With reference to FIG. 2, the inner end 12A′ of the supporting tape 12′ is secured to an outer surface of the backsheet 3′ by means of hot melt type adhesive 15′. The outer end 12B′ serves as a grip zone used to release the fastening tape 10′. The hook panel 13′ secured to a top or inner surface of the supporting tape 12′ between the inner and outer ends 12A′, 12B′ comprises a base panel 16′ and a plurality of hook elements 17′ extending from the base panel in a vertical direction relative to the base panel. The base panel 16′ is secured to the supporting tape 12′ over a region 20′ thereof except an outer end region 18′ defined by a length W, and is fully secured over a width of the base panel 16′ (refer also to FIG. 1) by means of hot melt type adhesive 21′. The outer end region 18′ defines a non-secured zone with respect to the supporting tape 12′. 2-20 elements of the hook elements 17′, preferably 5-15 elements of the hook elements 17′, per 5 mm length are arranged on the base panel 16′ longitudinally as well as transversely thereof and the outer end region 18′ is provided with the hook elements 17′ arranged in 2-20 rows, each extending transversely thereof. It should be understood that the topsheet 2′ and the backsheet 3′ are bonded together by means of hot melt adhesive 22′ along transversely opposite side edges of the diaper 1′.
FIG. 3 is a side view similar to FIG. 5, illustrating a state in which the hook panel 13′ is pressed in the vertical direction against the loop panel 14′ having a plurality of loop elements 25′ and brought into engagement with the loop panel 14′. In this state, a plurality of the vertically oriented hook elements 17′ are merely inserted into spaces among a plurality of the loop elements 25′. The loop elements 25′ are oriented in the substantially vertical direction and therefore a relatively small number of the hook elements 17′ are effectively engaged with the correspondingly small number of the loop elements 25′.
FIG. 4 is a schematic diagram illustrating a state after the fastening tape 10′ has moved upward in vertical direction from its position depicted in FIG. 3. As illustrated, the hook elements 17′ follow the movement of the tape fastener 10′ and smoothly leave the spaces defined among the loop elements 25′ so far as the region 20′ of the hook panel 13′ bonded to the supporting tape 12′ is concerned. In the outer end region 18′ (nonsecured region), on the other hand, the movement of the fastening tape 10′ causes the hook elements 17′ to be tilted so as to be laterally brought into engagement with the corresponding loop elements 25′ and thereby the hook panel 13′ is prevented from being released away from the loop panel 14′. Obviously, the number of the rows of the hook elements 17′ associated with the outer end region 18′ of the base panel 16′ is selected from a range of 2-20 rows, and accordingly the fastening tape 10′ can be positively released from the receiving zone 11′ without any difficulty.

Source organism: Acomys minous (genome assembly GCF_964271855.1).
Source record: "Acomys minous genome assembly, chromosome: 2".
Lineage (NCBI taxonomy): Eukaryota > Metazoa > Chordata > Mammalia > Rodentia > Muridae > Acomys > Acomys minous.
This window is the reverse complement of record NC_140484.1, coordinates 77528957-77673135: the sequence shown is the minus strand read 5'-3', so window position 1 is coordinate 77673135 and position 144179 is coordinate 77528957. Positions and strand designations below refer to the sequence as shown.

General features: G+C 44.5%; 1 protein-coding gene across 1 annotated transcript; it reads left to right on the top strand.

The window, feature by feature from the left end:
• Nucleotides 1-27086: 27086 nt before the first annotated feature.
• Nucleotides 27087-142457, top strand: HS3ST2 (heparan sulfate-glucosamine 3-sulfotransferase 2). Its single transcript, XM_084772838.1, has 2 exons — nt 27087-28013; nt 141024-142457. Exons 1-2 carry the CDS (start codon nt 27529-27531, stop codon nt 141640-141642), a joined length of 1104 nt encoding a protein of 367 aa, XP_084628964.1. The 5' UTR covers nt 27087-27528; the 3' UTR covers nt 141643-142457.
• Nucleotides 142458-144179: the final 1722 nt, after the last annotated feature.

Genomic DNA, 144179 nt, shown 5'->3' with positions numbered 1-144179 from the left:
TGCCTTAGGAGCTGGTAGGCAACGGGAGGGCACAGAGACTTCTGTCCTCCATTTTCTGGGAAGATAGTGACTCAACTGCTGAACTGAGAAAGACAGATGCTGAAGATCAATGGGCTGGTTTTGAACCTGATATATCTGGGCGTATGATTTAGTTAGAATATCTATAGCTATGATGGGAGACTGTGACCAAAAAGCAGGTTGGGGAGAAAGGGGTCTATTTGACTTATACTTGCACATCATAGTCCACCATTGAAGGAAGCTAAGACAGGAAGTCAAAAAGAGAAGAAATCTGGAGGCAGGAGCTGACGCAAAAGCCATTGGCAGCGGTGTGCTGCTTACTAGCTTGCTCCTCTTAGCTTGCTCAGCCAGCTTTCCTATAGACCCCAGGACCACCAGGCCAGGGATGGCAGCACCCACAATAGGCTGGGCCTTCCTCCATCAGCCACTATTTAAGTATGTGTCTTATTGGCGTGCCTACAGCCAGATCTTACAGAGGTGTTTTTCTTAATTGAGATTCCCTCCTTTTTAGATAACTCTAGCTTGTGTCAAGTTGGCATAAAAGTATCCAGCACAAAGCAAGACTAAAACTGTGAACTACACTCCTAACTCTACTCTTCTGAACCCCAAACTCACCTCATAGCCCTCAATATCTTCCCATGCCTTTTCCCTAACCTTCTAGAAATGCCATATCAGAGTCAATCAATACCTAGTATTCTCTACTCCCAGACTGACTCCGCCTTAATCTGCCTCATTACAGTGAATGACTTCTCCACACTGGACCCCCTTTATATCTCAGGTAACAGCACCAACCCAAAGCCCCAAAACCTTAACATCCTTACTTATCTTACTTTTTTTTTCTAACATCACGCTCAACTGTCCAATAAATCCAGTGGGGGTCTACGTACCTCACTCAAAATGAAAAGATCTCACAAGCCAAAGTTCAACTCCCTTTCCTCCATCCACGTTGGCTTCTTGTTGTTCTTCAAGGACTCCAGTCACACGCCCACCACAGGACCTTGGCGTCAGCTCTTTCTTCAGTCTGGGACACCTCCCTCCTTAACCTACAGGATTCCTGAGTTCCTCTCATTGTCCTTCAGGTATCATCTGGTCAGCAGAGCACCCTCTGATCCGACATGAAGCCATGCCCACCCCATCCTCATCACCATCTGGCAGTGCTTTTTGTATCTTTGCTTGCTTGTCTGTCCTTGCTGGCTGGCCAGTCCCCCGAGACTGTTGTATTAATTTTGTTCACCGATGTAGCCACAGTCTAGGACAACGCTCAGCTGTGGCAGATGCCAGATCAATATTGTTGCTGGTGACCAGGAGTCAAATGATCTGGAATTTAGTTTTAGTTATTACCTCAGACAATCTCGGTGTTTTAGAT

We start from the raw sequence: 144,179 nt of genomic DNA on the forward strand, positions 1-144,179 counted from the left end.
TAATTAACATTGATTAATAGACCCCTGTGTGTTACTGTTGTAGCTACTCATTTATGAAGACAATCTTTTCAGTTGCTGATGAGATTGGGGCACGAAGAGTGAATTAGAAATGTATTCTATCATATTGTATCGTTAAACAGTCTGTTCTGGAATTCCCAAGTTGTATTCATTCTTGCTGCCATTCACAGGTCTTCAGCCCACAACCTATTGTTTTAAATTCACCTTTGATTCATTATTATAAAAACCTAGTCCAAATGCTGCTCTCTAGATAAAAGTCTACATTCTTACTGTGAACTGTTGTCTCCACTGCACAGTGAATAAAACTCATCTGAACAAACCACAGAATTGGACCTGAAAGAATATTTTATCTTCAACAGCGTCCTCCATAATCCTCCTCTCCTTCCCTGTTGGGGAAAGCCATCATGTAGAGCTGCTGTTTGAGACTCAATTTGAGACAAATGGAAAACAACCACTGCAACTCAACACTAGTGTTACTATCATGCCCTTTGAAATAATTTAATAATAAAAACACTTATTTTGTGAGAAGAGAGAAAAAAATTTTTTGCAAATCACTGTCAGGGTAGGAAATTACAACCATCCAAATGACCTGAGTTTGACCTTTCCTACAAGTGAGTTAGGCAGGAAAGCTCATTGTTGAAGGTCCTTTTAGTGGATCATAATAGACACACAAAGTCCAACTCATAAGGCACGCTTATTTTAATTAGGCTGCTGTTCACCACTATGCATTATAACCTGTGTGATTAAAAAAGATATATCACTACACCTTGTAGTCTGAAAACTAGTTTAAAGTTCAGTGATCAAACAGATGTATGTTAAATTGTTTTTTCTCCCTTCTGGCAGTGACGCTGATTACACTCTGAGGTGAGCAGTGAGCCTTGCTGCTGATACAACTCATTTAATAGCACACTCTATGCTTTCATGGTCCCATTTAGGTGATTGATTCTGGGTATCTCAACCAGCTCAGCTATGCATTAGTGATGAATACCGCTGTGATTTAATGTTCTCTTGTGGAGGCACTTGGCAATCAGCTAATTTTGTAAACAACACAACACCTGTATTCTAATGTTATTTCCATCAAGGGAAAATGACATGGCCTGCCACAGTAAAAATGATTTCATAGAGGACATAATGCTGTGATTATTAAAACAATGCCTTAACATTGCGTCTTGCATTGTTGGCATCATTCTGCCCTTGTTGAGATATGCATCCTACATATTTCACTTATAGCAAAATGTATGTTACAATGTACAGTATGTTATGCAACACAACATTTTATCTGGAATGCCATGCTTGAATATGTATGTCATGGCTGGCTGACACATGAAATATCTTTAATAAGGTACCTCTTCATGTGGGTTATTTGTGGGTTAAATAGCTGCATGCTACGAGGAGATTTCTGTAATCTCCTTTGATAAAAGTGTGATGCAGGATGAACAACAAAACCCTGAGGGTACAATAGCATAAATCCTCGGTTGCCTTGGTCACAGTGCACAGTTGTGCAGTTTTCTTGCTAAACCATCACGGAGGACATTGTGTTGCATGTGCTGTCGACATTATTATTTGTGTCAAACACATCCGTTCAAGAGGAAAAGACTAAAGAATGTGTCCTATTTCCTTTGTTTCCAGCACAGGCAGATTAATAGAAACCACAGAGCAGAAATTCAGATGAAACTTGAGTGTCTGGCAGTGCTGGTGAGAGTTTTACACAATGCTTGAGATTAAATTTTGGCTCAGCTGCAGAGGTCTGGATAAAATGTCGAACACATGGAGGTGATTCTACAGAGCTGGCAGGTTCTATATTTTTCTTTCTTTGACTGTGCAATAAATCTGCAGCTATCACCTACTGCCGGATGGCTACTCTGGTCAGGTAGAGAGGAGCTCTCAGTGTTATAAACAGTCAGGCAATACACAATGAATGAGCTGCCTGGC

Garments with which the fastening system of the present invention can be used include, in addition to the disposable diaper 1′ illustrated as a typical example of the garments, diaper covers, incontinence pants, sanitary napkins, bandages and other various garments. The base panel 16′ of the hook panel 13′ preferably has a bending resistance less than 0.1 g as measured by a stiffness tester available under the trademark GURLEY. While the hook panel 13′ has been described and illustrated as being attached to the diaper 1′ with interposition of the supporting tape 12′, it is also possible to attach the hook panel 13′ directly to the diaper 1′ at a desired location. Bonding or jointing of the diaper components, such as the hook panel 13′ and the loop panel 14′, may be achieved by utilizing, in addition to adhesive such as hot melt adhesive having appropriate softness, heat-sealing to the extent the components to be bonded are heat-sealable.
With the fastening system of the invention, there is no apprehension that the hook panel might be readily and unintentionally released from the loop panel even when the hook panel moves in the vertical direction away with respect to the loop panel with which the hook panel has been engaged. The outer end region of the hook panel is left as the non-secured region with respect to the supporting tape to which the remaining region of the hook panel is secured and the outer end region is provided with 2-20 rows of the hook elements.
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|Citing Patent||Filing date||Publication date||Applicant||Title|
|US6764480 *||Aug 30, 2001||Jul 20, 2004||Uni-Charm Corporation||Disposable diaper|
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|US20020026173 *||Aug 30, 2001||Feb 28, 2002||Koichiro Tani||Disposable diaper|
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|US20130025020 *||May 27, 2011||Jan 31, 2013||Hirofumi Miyake||Refastenable fastening system for wearing article|
|CN1856287B||Aug 19, 2004||Apr 28, 2010||尤妮佳股份有限公||Disposable wearing article|
|U.S. Classification||604/391, 604/386, 24/444|
|International Classification||A61F5/44, A61F13/62, A44B18/00, A61F13/49, A61F13/56, A61F15/00|
|Cooperative Classification||A61F13/62, Y10T24/2725|
|Jul 15, 2002||AS||Assignment|
|Feb 3, 2006||FPAY||Fee payment|
Year of fee payment: 4
|Jan 29, 2010||FPAY||Fee payment|
Year of fee payment: 8
|Feb 6, 2014||FPAY||Fee payment|
Year of fee payment: 12